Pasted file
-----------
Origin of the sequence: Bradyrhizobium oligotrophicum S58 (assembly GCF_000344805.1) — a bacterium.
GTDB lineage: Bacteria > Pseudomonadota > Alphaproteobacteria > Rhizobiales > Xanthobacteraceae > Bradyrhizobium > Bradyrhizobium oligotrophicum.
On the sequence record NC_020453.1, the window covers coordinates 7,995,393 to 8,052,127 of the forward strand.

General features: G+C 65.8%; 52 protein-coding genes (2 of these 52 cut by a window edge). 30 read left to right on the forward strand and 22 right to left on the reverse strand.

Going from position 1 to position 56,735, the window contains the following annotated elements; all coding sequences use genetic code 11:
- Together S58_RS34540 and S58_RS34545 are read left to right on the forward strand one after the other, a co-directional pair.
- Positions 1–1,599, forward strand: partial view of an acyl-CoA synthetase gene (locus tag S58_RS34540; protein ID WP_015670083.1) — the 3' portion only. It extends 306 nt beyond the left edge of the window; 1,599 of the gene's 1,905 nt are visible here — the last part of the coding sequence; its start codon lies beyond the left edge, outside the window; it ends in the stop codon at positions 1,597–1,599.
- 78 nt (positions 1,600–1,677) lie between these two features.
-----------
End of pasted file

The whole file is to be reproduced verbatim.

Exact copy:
Origin of the sequence: Bradyrhizobium oligotrophicum S58 (assembly GCF_000344805.1) — a bacterium.
GTDB lineage: Bacteria > Pseudomonadota > Alphaproteobacteria > Rhizobiales > Xanthobacteraceae > Bradyrhizobium > Bradyrhizobium oligotrophicum.
On the sequence record NC_020453.1, the window covers coordinates 7,995,393 to 8,052,127 of the forward strand.

General features: G+C 65.8%; 52 protein-coding genes (2 of these 52 cut by a window edge). 30 read left to right on the forward strand and 22 right to left on the reverse strand.

Going from position 1 to position 56,735, the window contains the following annotated elements; all coding sequences use genetic code 11:
- Together S58_RS34540 and S58_RS34545 are read left to right on the forward strand one after the other, a co-directional pair.
- Positions 1–1,599, forward strand: partial view of an acyl-CoA synthetase gene (locus tag S58_RS34540; protein ID WP_015670083.1) — the 3' portion only. It extends 306 nt beyond the left edge of the window; 1,599 of the gene's 1,905 nt are visible here — the last part of the coding sequence; its start codon lies beyond the left edge, outside the window; it ends in the stop codon at positions 1,597–1,599.
- 78 nt (positions 1,600–1,677) lie between these two features.